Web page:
Bright future meets:

Siku Mwinuka

In the capacity of Bright Future Ambassadors, we’re visiting a team of solar entrepreneurs in the village of Muhunze, four hours’ drive from Lake Victoria in northern Tanzania. The public electricity grid doesn’t reach this point, although several villages along the way have been electrified under an ambitious government project to supply every household in Tanzania with electricity by 2025. In the team of entrepreneurs, which consists of six women and the husband of one of them, we meet Siku Mwinuka, who has been selling solar lamps for two years.

When we reach Muhunze after a bumpy drive, the sun is at its zenith. If it wasn’t for the warm welcome with singing and dancing that we receive on arrival, the car’s cool indoor climate would have seemed decidedly preferable. While everyone sings rhythmically in Swahili, it’s Siku who grabs our attention the most. She carries her sleeping two-year-old son tied on her back, his arms swaying rhythmically as she dances to the music.


After greeting all the entrepreneurs, we ask why they decided to join Solar Sister.

"I saw an opportunity to earn an income while also getting to use the solar lamps myself", explains Siku, after sitting down with the other women under the shade of a giant tree.

Like many of the other women we’ve met on the trip, Siku was a housewife before she started selling solar lamps through Solar Sister. She explains that her income from selling the lamps has dramatically changed her life:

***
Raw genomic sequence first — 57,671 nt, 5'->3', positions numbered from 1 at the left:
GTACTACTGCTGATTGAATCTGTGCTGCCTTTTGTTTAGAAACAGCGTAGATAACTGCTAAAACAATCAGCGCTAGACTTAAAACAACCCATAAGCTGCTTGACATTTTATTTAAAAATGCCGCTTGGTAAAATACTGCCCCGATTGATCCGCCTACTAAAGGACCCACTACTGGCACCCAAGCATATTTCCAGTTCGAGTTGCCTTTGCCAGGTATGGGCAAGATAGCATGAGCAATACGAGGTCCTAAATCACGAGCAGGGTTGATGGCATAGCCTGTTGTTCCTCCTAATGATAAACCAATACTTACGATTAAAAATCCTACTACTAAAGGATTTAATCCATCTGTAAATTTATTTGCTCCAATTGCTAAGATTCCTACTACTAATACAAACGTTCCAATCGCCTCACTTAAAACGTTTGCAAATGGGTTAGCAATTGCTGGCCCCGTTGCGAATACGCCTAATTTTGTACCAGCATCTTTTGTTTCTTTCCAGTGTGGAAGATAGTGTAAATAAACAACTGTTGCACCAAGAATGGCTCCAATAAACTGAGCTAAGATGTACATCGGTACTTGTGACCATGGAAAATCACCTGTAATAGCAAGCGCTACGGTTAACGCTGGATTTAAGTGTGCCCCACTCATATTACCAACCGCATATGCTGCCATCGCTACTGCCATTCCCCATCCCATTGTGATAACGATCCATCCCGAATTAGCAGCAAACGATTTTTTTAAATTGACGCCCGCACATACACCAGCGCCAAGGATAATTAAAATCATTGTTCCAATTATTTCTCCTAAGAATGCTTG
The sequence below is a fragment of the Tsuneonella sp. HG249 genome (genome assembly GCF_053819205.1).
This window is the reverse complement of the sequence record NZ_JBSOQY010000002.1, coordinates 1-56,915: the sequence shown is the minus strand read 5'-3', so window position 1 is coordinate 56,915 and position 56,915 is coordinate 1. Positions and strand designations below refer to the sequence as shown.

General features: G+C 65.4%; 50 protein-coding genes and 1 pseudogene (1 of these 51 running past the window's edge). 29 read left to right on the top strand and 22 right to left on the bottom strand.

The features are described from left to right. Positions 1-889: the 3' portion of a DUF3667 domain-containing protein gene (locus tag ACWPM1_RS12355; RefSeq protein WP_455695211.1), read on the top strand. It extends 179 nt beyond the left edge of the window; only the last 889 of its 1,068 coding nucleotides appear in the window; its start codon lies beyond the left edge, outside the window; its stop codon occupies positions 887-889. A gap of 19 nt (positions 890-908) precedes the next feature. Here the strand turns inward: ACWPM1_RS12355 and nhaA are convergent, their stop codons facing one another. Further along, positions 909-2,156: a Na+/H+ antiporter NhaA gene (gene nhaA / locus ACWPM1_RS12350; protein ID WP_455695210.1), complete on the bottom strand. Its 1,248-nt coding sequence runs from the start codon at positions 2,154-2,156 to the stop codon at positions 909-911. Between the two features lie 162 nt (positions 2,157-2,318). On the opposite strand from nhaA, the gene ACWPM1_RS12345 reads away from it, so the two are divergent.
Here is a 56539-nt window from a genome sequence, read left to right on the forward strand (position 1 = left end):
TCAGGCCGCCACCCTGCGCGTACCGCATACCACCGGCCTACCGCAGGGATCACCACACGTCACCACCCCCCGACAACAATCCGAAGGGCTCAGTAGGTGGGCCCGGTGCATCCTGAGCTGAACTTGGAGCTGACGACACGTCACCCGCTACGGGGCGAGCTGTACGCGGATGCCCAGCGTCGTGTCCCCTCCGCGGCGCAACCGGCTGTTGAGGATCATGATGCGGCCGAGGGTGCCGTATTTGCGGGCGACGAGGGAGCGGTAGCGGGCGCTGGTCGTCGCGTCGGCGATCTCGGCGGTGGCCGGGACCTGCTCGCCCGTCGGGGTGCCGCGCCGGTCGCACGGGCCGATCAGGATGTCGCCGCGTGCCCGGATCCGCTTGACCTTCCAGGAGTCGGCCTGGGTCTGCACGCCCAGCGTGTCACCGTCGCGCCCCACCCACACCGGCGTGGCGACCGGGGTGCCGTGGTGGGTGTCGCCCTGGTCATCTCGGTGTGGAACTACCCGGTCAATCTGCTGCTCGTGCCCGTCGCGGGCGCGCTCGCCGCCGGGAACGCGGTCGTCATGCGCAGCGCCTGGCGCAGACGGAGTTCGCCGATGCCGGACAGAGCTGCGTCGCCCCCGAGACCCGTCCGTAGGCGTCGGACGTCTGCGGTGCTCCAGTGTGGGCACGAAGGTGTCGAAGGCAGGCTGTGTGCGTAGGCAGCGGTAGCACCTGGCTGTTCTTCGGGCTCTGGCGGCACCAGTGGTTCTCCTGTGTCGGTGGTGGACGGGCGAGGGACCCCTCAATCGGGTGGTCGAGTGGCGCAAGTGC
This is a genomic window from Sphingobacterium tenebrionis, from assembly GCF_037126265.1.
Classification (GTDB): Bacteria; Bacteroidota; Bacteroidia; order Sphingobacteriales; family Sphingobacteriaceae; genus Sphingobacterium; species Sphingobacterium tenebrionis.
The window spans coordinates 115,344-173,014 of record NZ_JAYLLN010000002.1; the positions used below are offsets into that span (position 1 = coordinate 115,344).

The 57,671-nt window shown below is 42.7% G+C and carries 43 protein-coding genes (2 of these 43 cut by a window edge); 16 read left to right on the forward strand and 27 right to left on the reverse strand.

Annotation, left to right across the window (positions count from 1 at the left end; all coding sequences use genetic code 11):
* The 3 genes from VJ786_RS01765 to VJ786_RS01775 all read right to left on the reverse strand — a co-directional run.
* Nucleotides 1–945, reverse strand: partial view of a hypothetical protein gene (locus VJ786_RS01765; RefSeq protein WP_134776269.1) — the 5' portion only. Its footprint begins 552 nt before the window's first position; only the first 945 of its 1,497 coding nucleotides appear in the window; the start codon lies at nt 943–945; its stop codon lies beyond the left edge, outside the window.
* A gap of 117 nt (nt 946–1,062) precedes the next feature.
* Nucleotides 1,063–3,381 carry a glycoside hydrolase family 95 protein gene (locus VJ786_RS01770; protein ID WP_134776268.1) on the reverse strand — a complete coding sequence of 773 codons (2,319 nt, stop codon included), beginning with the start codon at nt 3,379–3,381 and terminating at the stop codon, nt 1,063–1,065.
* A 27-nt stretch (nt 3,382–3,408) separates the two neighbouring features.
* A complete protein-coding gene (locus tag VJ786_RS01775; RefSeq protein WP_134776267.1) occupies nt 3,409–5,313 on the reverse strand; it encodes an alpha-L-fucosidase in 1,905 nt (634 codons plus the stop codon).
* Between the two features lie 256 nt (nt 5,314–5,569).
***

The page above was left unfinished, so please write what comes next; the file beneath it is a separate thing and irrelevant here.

"I wasn’t involved in the household finances before, but now I have my own income to use as I please. I’m not dependent on my husband, and I’ve realised I can do business on my own. As a result I feel independent and have greater self-confidence. Now I feel I can do practically anything."

Like the household we’re visiting, most of Siku’s customers lack access to electricity and live in houses made of reddish brown clay with straw or tin roofs. The region we’re in is called Kishapu, and is a new addition to the areas that Fagerhult assists. Most of the local inhabitants earn their livelihood from growing potatoes, sweet potatoes, corn and sunflowers, and by keeping livestock. While travelling the region, we frequently have to stop our car to allow cows and goats to cross the potholed dirt roads.

“Have you seen any other positive effects of being a Solar Sister entrepreneur?” we enquire.
“Yes, many! We learn a lot about entrepreneurship. And with the profits from the solar lamps, I’ve been able to buy a pedal-operated sewing machine and have started sewing and selling clothes.”
“What type of clothes?” we ask curiously.
“Baby clothes,” answers Siku, and proudly points to her son who is wearing a two-piece outfit with an African pattern in blue and red. The clothes are sewn to order, and she says that her tailoring business, combined with the solar sales, has increased her income.

Like Siku, many of the other women report that their self-confidence has improved: in addition to gaining greater independence, they’re now successful entrepreneurs who are looked up to by others in their village. With their new know-how and the earnings from solar sales, several of the women have started other businesses including a restaurant, a mobile phone shop and a shop for agricultural tools. Some of them have even taken on employees. 

Despite the torrid heat and conspicuous lack of shade and wind, Siku and the other entrepreneurs animatedly discuss what they’ve been using their new income for. Several of them proudly recount how they have moved from their parents’ homes into houses they built themselves, or how investing in livestock and agriculture has increased their supply of food. Some of the women are also investing in their children’s education:

“I’ve paid my children’s school fees, school uniforms and course literature out of the profits I’ve made from solar sales,” smiles Siku proudly. “My next goal is to upgrade my clay house to a brick house with a tin roof.”